Back HCV Treatment Long-term Maintenance Interferon Does Not Prevent Hepatocellular Carcinoma among Chronic Hepatitis C Patients in HALT-C Study

Long-term Maintenance Interferon Does Not Prevent Hepatocellular Carcinoma among Chronic Hepatitis C Patients in HALT-C Study

Current standard therapy for chronic hepatitis C virus (HCV) infection using pegylated interferon plus ribavirin produces a sustained virological response (SVR) in about half of treated patients, and researchers have explored other therapies that might slow, halt, or even reverse liver fibrosis progression and reduce the risk of cirrhosis and hepatocellular carcinoma (HCC) in people who do not clear the virus.

The HALT-C trial was designed to assess whether long-term, low-dose pegylated interferon maintenance monotherapy would improve outcomes in this population. While an interim analysis indicated that low-dose interferon produced improvements in ALT levels, HCV viral load, and necroinflammation, the study's primary analysis found no benefit with regard to reduced liver disease progression after 3.5 years.

HALT-C researchers also conducted several secondary analyses looking at specific aspects of disease progression. In the present study, published in the January 2009 issue of Gastroenterology, Anna Lok from the University of Michigan Medical Center and colleagues analyzed the HCC incidence rate and risk factors among HALT-C participants. (Results from a shorter duration of follow-up were previously presented at the April 2008 annual meeting of the European Association for the Study of the Liver [EASL]).

Briefly, HALT-C included more than 1000 participants with chronic hepatitis C and bridging fibrosis (Ishak stages F3-F4; 59%) or cirrhosis (stages F5-F6; 41%) at baseline. Those who did not achieve sustained response to standard combination therapy with pegylated interferon plus ribavirin were randomly assigned to receive either low-dose (90 mcg per week) pegylated interferon alfa-2a (Pegasys) monotherapy for 3.5 years or else no ongoing treatment. Most study participants (71%) were men, the mean age was 50 years, and 72% were white.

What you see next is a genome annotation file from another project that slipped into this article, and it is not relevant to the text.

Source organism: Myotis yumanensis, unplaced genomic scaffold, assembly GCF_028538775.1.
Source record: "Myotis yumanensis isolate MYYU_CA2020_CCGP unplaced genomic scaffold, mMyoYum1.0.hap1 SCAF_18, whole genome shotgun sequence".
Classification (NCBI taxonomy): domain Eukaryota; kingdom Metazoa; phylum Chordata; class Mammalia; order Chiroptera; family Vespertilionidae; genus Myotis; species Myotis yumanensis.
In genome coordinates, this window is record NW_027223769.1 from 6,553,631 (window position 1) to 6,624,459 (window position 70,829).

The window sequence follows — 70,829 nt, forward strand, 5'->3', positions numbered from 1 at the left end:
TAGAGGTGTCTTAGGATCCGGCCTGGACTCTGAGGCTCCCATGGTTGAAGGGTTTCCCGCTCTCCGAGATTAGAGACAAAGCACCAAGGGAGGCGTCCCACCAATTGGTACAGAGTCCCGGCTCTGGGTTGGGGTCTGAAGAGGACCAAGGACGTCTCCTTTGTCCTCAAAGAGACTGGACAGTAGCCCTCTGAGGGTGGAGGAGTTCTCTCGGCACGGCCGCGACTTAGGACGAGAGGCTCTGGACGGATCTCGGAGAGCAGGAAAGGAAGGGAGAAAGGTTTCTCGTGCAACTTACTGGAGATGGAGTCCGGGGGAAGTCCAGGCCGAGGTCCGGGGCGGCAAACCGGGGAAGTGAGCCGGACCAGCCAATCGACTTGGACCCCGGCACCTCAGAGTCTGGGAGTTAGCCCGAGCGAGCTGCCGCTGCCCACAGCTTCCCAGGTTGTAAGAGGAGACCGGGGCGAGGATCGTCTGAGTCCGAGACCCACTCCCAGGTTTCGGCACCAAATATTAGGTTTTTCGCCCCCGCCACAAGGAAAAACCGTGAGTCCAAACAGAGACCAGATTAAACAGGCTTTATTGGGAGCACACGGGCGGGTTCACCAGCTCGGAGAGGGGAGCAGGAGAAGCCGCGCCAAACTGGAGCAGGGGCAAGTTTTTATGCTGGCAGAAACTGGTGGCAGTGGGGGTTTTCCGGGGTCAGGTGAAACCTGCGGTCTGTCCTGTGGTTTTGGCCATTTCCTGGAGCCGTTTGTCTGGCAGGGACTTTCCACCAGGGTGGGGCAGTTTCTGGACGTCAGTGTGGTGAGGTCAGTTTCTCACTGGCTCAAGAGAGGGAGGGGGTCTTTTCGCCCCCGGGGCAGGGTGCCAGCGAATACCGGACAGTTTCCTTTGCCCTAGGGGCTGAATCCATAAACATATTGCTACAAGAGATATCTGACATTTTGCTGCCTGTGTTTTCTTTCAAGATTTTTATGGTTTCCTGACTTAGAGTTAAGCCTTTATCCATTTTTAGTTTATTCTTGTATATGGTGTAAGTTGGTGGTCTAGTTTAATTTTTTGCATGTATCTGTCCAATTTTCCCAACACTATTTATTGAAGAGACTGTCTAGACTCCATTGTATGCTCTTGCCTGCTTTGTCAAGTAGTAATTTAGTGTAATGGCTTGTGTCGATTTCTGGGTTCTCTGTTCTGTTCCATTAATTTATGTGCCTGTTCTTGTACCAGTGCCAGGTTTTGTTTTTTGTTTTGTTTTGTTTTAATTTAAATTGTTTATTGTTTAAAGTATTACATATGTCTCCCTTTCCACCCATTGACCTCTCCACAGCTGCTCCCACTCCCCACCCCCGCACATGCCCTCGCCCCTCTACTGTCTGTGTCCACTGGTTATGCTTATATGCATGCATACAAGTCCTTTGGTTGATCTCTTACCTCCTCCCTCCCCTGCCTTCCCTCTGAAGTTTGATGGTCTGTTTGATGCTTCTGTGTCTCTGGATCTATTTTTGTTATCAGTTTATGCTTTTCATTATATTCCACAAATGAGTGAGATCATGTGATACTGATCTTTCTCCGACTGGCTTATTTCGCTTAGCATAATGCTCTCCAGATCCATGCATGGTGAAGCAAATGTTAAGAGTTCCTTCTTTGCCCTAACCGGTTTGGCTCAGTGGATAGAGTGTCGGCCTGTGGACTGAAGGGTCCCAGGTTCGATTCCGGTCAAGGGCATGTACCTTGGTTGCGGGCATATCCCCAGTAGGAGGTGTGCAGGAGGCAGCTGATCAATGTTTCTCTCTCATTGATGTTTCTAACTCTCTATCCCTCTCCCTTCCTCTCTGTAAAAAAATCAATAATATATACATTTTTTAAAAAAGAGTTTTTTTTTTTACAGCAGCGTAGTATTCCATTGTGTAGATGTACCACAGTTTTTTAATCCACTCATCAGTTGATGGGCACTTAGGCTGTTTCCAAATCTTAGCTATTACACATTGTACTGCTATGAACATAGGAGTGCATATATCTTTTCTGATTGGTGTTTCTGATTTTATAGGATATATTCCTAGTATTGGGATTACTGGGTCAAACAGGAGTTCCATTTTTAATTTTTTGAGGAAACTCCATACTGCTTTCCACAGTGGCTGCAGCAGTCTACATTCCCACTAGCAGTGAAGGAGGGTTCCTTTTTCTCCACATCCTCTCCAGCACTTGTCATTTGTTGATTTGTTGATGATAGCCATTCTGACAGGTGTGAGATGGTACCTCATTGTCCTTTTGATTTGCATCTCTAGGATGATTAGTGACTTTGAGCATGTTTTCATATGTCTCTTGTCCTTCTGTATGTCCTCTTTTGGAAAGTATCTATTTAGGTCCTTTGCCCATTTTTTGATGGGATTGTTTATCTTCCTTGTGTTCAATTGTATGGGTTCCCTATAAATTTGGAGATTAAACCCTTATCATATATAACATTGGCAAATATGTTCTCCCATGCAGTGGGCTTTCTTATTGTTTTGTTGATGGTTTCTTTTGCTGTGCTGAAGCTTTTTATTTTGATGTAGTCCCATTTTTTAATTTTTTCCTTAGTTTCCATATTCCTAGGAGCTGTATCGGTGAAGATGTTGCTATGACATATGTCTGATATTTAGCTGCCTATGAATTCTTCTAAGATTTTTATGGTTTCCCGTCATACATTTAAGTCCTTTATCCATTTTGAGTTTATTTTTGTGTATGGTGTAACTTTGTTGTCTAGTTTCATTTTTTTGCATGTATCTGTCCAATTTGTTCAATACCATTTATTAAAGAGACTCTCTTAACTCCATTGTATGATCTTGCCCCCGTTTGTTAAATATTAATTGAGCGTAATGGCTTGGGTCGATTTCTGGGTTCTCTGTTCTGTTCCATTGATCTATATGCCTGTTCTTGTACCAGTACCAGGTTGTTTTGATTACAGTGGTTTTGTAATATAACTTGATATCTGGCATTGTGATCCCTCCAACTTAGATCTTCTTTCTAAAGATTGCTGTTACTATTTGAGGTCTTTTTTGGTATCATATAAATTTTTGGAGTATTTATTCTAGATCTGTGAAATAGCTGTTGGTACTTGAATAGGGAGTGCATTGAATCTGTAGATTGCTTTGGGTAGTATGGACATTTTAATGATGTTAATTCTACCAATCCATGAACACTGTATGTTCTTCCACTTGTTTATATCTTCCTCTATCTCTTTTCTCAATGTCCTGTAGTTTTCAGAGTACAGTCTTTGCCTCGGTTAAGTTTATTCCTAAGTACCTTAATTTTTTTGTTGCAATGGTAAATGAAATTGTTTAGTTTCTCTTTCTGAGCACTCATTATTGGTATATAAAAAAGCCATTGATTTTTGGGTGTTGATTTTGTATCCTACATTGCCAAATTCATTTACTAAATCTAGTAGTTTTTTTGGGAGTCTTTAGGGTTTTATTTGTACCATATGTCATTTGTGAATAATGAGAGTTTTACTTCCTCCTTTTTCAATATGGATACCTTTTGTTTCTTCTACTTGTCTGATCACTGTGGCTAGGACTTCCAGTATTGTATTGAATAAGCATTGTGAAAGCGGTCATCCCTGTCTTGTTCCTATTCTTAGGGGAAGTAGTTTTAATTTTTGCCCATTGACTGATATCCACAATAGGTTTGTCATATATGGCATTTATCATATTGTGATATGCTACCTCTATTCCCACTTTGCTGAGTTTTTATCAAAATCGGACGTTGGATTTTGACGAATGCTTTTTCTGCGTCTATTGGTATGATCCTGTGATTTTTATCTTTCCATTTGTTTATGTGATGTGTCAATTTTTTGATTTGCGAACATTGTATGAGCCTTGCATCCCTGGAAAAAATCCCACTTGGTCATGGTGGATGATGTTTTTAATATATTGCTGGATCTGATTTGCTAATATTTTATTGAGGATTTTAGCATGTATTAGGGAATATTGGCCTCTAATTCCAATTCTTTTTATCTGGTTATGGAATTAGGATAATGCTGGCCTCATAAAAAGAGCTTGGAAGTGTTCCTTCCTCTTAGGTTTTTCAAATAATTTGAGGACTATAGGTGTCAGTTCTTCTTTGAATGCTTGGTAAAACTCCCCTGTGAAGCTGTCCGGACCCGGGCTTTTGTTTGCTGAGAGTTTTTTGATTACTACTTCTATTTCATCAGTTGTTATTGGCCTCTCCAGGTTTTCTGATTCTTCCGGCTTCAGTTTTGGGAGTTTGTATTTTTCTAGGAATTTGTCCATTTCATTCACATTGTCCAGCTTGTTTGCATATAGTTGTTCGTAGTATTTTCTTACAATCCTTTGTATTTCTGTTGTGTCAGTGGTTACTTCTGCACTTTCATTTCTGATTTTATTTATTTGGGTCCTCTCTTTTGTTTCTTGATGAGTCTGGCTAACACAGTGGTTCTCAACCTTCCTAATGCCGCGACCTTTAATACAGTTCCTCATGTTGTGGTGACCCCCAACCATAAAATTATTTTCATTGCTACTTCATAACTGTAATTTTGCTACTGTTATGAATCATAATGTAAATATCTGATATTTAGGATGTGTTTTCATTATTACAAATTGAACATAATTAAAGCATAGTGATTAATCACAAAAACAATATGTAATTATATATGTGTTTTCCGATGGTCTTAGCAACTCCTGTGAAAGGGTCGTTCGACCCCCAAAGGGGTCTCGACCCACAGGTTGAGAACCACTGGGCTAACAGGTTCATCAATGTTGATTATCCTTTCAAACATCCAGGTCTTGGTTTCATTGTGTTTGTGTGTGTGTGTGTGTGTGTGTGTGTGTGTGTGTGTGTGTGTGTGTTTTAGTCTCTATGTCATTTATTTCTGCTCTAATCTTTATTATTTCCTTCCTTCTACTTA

• Over a median 4.6 years of follow-up (maximum 6.7 years), 48 out of 1005 patients (4.8%) developed HCC
  • The cumulative 5-year HCC incidence rate was similar in the maintenance therapy and untreated observation arms, at 5.4% and 5.0%, respectively (P = 0.78).
  • As expected, HCC was more likely to occur in patients with cirrhosis than in those with bridging fibrosis (7.0% vs 4.1%, respectively; P = .08).
  • However, HCC developed in 8 patients (17%) whose serial biopsy specimens showed only simple (non-bridging) fibrosis.
  • In a multivariate analysis, a model including older age, black race, lower platelet count, higher alkaline phosphatase level, presence of esophageal varices, and tobacco smoking was developed to predict the risk of HCC.
  • Over 5 years, the researchers calculated that the expected rate of HCC would be < 1% for patients the model classified as low-risk, about 5% for those classified as intermediate-risk, and approximately 20% for those considered high-risk.

Based on these results, the study investigators concluded, "We found that maintenance peginterferon did not reduce the incidence of HCC in the HALT-C cohort. Baseline clinical and laboratory features predicted risk for HCC."

In an accompanying editorial, Morris Sherman from the University of Toronto presented an overview of HCC epidemiology in individuals with chronic hepatitis C.

He noted that the incidence HCC was "unexpectedly high" in HALT-C participants who had advanced fibrosis but not yet cirrhosis. Until this report, he wrote, "HCC developing in a noncirrhotic hepatitis C patient was considered uncommon."

The HALT-C findings led to an algorithm that can identify patients at greatest risk who can then be targeted for surveillance. But, Sherman stated, "the intensity of surveillance in the United States has to increase to a level that exists elsewhere in the world before HCC surveillance will result in mortality reduction."

Recent data suggest that regular surveillance (e.g., with ultrasonography) every 6 months is associated with better survival than every 12 months, since the shorter interval improves the chances of detecting small tumors at an earlier, more treatable stage.



AS Lok, LB Seeff, TR Morgan, and others. Incidence of Hepatocellular Carcinoma and Associated Risk Factors in Hepatitis C-Related Advanced Liver Disease. Gastroenterology 136(1): 138-148. January 2009. (Abstract).